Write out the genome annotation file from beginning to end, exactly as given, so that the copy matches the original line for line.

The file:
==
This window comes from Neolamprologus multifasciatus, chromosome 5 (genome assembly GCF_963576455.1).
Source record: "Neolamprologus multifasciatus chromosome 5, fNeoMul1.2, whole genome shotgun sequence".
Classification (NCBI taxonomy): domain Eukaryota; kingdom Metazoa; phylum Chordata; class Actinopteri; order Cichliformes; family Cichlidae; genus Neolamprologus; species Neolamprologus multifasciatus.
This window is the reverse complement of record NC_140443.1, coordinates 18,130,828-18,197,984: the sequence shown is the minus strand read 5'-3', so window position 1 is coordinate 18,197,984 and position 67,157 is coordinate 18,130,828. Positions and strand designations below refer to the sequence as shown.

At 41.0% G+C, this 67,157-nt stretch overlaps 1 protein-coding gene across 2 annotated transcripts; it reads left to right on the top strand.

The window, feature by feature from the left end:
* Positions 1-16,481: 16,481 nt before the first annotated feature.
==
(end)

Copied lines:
This window comes from Neolamprologus multifasciatus, chromosome 5 (genome assembly GCF_963576455.1).
Source record: "Neolamprologus multifasciatus chromosome 5, fNeoMul1.2, whole genome shotgun sequence".
Classification (NCBI taxonomy): domain Eukaryota; kingdom Metazoa; phylum Chordata; class Actinopteri; order Cichliformes; family Cichlidae; genus Neolamprologus; species Neolamprologus multifasciatus.
This window is the reverse complement of record NC_140443.1, coordinates 18,130,828-18,197,984: the sequence shown is the minus strand read 5'-3', so window position 1 is coordinate 18,197,984 and position 67,157 is coordinate 18,130,828. Positions and strand designations below refer to the sequence as shown.

At 41.0% G+C, this 67,157-nt stretch overlaps 1 protein-coding gene across 2 annotated transcripts; it reads left to right on the top strand.

The window, feature by feature from the left end:
* Positions 1-16,481: 16,481 nt before the first annotated feature.